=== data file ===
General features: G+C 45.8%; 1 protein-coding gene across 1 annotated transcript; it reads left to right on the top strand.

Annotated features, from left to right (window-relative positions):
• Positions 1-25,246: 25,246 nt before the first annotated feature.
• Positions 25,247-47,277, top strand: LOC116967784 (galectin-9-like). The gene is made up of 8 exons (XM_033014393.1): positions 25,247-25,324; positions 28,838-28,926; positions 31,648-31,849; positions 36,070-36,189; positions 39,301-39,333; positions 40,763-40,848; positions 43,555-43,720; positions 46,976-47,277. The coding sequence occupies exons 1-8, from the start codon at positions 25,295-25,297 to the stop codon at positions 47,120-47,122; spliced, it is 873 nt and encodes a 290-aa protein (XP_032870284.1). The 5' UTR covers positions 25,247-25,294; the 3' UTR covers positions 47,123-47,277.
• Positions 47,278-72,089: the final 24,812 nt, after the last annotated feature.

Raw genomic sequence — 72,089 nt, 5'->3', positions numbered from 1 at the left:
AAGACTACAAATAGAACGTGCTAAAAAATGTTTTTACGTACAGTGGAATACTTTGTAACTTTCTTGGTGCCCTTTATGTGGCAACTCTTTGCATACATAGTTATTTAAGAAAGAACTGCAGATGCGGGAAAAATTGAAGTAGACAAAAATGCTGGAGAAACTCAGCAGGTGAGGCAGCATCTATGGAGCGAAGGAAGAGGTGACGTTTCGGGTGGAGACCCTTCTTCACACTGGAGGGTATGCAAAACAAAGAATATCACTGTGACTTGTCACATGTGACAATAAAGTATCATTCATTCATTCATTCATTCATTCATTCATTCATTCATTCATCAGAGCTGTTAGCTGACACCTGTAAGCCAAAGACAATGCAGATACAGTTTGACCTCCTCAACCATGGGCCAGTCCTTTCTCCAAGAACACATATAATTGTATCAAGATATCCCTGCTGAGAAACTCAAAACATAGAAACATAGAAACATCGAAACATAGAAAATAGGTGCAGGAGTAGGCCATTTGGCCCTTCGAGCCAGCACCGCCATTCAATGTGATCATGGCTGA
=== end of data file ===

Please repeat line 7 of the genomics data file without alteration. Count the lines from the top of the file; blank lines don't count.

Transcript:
AAGACTACAAATAGAACGTGCTAAAAAATGTTTTTACGTACAGTGGAATACTTTGTAACTTTCTTGGTGCCCTTTATGTGGCAACTCTTTGCATACATAGTTATTTAAGAAAGAACTGCAGATGCGGGAAAAATTGAAGTAGACAAAAATGCTGGAGAAACTCAGCAGGTGAGGCAGCATCTATGGAGCGAAGGAAGAGGTGACGTTTCGGGTGGAGACCCTTCTTCACACTGGAGGGTATGCAAAACAAAGAATATCACTGTGACTTGTCACATGTGACAATAAAGTATCATTCATTCATTCATTCATTCATTCATTCATTCATTCATTCATCAGAGCTGTTAGCTGACACCTGTAAGCCAAAGACAATGCAGATACAGTTTGACCTCCTCAACCATGGGCCAGTCCTTTCTCCAAGAACACATATAATTGTATCAAGATATCCCTGCTGAGAAACTCAAAACATAGAAACATAGAAACATCGAAACATAGAAAATAGGTGCAGGAGTAGGCCATTTGGCCCTTCGAGCCAGCACCGCCATTCAATGTGATCATGGCTGA